Carbon Ink Digital Prints

I’ve been making conventional darkroom-processed black and white photographs for over forty years but lately I’ve been slowly persuaded that making quality black and white photographs from this new technique can be superior in many ways. This is hard for me to admit. I never imagined I would come to this point, being a rather traditional person.

So, what is a carbon ink digital print? Quite simply, we are printing a digital file using stable carbon ink with a computer, PhotoShop, and a modified Epson printer. When you think about it, carbon images have been around for millenia, think of the carbon drawings on the cave walls of our prehistoric peoples. These images have stood the test of time. In this contemporary application of that technique, the carbon ink is laid on the surface of acid-free cotton rag paper, not imbedded chemically in the paper.

For me, the image starts in one of two ways:

1) I can start with a black and white film negative, scan it, and then process it in PhotoShop and send it to the printer.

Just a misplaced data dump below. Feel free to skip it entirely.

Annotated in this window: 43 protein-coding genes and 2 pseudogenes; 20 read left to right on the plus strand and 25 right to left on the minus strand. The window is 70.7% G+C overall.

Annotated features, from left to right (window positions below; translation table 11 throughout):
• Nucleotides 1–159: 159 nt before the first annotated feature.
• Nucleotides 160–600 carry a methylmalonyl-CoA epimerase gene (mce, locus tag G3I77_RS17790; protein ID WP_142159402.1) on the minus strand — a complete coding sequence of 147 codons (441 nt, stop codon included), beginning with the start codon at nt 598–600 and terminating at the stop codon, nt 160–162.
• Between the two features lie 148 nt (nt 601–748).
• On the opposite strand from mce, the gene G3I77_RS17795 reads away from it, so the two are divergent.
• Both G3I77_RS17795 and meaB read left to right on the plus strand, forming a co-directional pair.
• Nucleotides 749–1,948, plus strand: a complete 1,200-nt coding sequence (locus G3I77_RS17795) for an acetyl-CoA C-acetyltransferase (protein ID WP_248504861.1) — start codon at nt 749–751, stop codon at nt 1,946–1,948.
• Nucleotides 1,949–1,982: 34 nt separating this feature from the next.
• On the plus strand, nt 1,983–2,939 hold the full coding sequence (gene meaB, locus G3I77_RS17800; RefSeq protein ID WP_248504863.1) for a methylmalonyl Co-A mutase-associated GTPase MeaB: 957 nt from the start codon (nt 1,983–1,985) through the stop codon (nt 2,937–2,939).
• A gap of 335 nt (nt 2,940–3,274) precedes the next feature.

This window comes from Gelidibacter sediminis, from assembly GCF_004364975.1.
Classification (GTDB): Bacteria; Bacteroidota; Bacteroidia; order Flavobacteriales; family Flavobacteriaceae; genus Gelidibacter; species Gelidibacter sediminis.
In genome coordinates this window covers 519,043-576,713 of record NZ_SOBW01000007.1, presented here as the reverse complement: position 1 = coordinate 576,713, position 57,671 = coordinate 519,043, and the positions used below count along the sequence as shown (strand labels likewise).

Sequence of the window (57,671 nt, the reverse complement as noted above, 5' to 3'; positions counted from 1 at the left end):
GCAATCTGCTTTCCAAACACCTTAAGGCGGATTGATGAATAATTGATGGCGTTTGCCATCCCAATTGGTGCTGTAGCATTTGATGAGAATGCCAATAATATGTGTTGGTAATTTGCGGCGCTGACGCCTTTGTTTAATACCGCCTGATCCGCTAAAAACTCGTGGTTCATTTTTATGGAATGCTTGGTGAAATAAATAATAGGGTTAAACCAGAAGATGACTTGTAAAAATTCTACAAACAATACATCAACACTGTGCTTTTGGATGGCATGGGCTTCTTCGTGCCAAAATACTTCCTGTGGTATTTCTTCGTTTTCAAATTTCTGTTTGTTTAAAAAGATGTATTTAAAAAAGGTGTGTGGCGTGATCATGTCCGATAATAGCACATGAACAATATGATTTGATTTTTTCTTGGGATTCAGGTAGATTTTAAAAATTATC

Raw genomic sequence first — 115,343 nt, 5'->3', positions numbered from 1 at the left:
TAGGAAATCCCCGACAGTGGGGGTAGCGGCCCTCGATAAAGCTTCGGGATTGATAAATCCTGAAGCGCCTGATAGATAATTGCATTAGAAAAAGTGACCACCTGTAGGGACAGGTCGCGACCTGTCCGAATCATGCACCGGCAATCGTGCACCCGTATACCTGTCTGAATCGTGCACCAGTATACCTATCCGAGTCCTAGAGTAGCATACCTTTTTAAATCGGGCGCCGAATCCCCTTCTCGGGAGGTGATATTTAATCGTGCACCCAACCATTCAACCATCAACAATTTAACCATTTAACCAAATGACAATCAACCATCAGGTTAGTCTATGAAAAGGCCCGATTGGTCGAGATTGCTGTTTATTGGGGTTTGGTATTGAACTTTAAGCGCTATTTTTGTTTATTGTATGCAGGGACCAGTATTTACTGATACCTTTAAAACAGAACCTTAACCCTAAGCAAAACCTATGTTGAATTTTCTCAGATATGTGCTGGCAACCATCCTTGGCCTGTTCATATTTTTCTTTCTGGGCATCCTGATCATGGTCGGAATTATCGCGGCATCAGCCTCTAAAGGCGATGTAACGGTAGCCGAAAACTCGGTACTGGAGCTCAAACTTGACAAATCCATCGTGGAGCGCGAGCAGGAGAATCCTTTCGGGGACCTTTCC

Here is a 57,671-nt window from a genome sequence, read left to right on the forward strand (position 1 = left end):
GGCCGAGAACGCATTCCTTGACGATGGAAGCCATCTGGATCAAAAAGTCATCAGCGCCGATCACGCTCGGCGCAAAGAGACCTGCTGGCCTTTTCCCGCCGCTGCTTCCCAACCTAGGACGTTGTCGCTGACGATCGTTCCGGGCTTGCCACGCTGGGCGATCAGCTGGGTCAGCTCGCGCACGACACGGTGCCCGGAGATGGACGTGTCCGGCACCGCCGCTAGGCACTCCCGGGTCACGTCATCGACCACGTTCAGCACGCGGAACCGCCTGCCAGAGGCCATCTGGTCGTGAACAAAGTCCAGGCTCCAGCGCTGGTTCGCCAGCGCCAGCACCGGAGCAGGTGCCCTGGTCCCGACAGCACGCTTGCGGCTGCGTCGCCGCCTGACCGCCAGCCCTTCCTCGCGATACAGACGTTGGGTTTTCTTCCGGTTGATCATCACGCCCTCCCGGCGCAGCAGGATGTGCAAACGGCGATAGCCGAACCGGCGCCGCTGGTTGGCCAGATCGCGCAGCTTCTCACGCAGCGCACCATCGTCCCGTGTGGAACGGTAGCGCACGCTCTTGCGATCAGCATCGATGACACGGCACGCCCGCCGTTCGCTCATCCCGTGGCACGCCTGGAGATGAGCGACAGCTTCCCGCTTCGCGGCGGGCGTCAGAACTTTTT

2) Or, I can start with a color digital file from a digital camera, tweak it in PhotoShop to make a black and white file, and then print it.

Either way, I end up with a black and white digital file with a full range of tones, and free of the troublesome dust spots and scratches that crop up in the darkroom process.

As for the printer: I use Epson printers but I first remove the color cartridges. I purchase empty cartridges and carbon ink from a third party company, MIS. I then dedicate one cartridge to carbon ink and the remaining cartridges to various dilutions of the black and a clear base fluid. The dilutions are developed by Paul Roark. (See http://www.paulroark.com/BW-Info) I then print the image using QTR and slowly the beautifully rich black and white photograph emerges from the printer.

I’ve done quite a bit of work for local architects who submit restored buildings to the National Register of Historic Places for approval. My carbon prints are now acceptable at the Register which up until recently accepted only archivally processed darkroom prints. To further buttress my belief in this process, I’ve submitted sample prints to Aardenburg Imaging and Archives, in Lee, Massachusetts. Their positive results give me increased confidence in this process. Carbon ink digital prints, it turns out, now rival and even do better than darkroom prints in longevity and resistance to fading.

Enjoy the photographs! And do what you can to save buildings and streetscapes which give your community a sense of unique place.

Paul Whiting